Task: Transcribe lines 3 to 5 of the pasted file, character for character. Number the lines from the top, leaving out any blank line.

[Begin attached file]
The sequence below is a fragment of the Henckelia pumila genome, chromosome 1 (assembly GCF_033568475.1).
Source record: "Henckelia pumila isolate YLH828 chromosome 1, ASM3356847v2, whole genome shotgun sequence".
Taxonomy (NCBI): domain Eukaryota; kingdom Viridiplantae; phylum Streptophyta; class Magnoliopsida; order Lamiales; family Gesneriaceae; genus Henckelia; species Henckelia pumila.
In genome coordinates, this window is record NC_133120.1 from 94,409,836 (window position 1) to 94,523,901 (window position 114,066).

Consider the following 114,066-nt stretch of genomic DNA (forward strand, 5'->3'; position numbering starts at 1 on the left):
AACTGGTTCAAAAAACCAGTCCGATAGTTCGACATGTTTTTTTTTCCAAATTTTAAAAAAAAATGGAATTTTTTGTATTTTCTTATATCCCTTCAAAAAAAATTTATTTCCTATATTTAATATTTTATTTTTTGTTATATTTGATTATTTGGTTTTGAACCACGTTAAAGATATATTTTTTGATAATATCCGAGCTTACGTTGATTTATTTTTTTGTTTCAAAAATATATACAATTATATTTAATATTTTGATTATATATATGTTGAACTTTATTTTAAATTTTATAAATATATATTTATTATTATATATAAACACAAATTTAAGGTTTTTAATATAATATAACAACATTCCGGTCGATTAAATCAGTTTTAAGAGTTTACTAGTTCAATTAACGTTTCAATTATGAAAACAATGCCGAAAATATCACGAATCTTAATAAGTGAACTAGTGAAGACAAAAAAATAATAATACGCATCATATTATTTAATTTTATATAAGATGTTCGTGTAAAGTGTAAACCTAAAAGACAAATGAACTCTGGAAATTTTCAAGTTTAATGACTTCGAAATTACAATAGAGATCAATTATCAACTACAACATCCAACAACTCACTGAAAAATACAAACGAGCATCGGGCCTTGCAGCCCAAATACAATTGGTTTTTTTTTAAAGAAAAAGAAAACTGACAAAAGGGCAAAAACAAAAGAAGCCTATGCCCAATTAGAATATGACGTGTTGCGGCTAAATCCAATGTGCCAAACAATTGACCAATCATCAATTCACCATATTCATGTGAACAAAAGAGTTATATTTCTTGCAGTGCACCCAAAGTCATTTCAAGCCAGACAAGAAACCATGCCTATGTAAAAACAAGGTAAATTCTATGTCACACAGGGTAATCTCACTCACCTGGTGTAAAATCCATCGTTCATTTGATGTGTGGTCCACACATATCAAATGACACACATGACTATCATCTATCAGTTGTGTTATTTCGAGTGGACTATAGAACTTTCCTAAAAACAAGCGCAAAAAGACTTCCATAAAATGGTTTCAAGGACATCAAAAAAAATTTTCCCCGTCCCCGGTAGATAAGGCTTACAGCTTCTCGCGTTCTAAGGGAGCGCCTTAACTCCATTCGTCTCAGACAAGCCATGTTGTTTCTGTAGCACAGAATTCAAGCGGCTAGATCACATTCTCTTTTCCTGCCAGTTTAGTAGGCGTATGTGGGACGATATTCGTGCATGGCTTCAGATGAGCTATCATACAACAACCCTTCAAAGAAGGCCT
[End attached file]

Taxonomy (NCBI): domain Eukaryota; kingdom Viridiplantae; phylum Streptophyta; class Magnoliopsida; order Lamiales; family Gesneriaceae; genus Henckelia; species Henckelia pumila.
In genome coordinates, this window is record NC_133120.1 from 94,409,836 (window position 1) to 94,523,901 (window position 114,066).

Consider the following 114,066-nt stretch of genomic DNA (forward strand, 5'->3'; position numbering starts at 1 on the left):